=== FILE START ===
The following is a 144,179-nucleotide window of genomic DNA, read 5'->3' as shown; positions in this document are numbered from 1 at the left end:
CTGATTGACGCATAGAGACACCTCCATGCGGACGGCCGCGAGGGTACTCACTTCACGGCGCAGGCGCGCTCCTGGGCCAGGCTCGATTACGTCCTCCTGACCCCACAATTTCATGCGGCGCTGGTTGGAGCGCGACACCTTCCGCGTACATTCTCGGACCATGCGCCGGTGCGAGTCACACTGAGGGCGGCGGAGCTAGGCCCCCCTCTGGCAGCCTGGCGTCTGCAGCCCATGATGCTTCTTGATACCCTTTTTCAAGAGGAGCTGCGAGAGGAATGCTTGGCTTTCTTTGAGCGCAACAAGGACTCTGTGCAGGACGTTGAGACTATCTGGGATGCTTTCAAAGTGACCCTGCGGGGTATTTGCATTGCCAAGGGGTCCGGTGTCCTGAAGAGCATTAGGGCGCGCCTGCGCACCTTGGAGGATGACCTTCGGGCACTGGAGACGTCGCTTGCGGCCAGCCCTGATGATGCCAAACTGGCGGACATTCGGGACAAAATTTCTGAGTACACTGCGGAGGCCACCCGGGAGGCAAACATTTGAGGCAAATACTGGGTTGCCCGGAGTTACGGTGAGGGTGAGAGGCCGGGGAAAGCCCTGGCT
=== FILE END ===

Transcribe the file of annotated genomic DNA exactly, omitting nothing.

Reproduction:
The following is a 144,179-nucleotide window of genomic DNA, read 5'->3' as shown; positions in this document are numbered from 1 at the left end:
CTGATTGACGCATAGAGACACCTCCATGCGGACGGCCGCGAGGGTACTCACTTCACGGCGCAGGCGCGCTCCTGGGCCAGGCTCGATTACGTCCTCCTGACCCCACAATTTCATGCGGCGCTGGTTGGAGCGCGACACCTTCCGCGTACATTCTCGGACCATGCGCCGGTGCGAGTCACACTGAGGGCGGCGGAGCTAGGCCCCCCTCTGGCAGCCTGGCGTCTGCAGCCCATGATGCTTCTTGATACCCTTTTTCAAGAGGAGCTGCGAGAGGAATGCTTGGCTTTCTTTGAGCGCAACAAGGACTCTGTGCAGGACGTTGAGACTATCTGGGATGCTTTCAAAGTGACCCTGCGGGGTATTTGCATTGCCAAGGGGTCCGGTGTCCTGAAGAGCATTAGGGCGCGCCTGCGCACCTTGGAGGATGACCTTCGGGCACTGGAGACGTCGCTTGCGGCCAGCCCTGATGATGCCAAACTGGCGGACATTCGGGACAAAATTTCTGAGTACACTGCGGAGGCCACCCGGGAGGCAAACATTTGAGGCAAATACTGGGTTGCCCGGAGTTACGGTGAGGGTGAGAGGCCGGGGAAAGCCCTGGCT